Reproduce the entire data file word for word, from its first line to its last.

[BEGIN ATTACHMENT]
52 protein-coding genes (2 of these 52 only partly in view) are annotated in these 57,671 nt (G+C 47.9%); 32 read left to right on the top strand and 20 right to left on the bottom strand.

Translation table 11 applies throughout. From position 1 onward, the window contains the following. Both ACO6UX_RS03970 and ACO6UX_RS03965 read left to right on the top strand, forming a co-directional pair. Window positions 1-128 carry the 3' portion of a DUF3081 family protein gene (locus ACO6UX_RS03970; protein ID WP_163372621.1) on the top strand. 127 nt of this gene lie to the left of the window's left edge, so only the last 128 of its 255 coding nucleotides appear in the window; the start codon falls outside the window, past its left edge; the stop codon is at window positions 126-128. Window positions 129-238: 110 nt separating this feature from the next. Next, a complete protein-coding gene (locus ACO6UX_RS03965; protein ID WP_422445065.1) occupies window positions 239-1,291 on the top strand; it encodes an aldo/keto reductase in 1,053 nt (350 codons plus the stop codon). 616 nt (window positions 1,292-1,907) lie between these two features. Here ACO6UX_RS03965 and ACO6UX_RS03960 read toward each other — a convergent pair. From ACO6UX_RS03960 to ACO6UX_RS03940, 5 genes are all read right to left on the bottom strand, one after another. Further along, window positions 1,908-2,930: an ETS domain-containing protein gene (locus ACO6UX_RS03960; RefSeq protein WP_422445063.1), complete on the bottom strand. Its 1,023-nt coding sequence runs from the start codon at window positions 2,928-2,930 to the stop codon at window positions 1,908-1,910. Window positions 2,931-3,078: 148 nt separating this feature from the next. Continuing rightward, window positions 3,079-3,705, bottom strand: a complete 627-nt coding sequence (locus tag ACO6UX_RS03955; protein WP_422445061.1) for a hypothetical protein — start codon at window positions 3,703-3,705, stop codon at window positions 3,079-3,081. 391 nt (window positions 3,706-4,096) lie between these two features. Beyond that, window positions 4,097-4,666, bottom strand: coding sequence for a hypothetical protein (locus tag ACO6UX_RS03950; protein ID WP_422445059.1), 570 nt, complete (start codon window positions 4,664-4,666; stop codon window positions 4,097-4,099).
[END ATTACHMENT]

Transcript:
52 protein-coding genes (2 of these 52 only partly in view) are annotated in these 57,671 nt (G+C 47.9%); 32 read left to right on the top strand and 20 right to left on the bottom strand.

Translation table 11 applies throughout. From position 1 onward, the window contains the following. Both ACO6UX_RS03970 and ACO6UX_RS03965 read left to right on the top strand, forming a co-directional pair. Window positions 1-128 carry the 3' portion of a DUF3081 family protein gene (locus ACO6UX_RS03970; protein ID WP_163372621.1) on the top strand. 127 nt of this gene lie to the left of the window's left edge, so only the last 128 of its 255 coding nucleotides appear in the window; the start codon falls outside the window, past its left edge; the stop codon is at window positions 126-128. Window positions 129-238: 110 nt separating this feature from the next. Next, a complete protein-coding gene (locus ACO6UX_RS03965; protein ID WP_422445065.1) occupies window positions 239-1,291 on the top strand; it encodes an aldo/keto reductase in 1,053 nt (350 codons plus the stop codon). 616 nt (window positions 1,292-1,907) lie between these two features. Here ACO6UX_RS03965 and ACO6UX_RS03960 read toward each other — a convergent pair. From ACO6UX_RS03960 to ACO6UX_RS03940, 5 genes are all read right to left on the bottom strand, one after another. Further along, window positions 1,908-2,930: an ETS domain-containing protein gene (locus ACO6UX_RS03960; RefSeq protein WP_422445063.1), complete on the bottom strand. Its 1,023-nt coding sequence runs from the start codon at window positions 2,928-2,930 to the stop codon at window positions 1,908-1,910. Window positions 2,931-3,078: 148 nt separating this feature from the next. Continuing rightward, window positions 3,079-3,705, bottom strand: a complete 627-nt coding sequence (locus tag ACO6UX_RS03955; protein WP_422445061.1) for a hypothetical protein — start codon at window positions 3,703-3,705, stop codon at window positions 3,079-3,081. 391 nt (window positions 3,706-4,096) lie between these two features. Beyond that, window positions 4,097-4,666, bottom strand: coding sequence for a hypothetical protein (locus tag ACO6UX_RS03950; protein ID WP_422445059.1), 570 nt, complete (start codon window positions 4,664-4,666; stop codon window positions 4,097-4,099).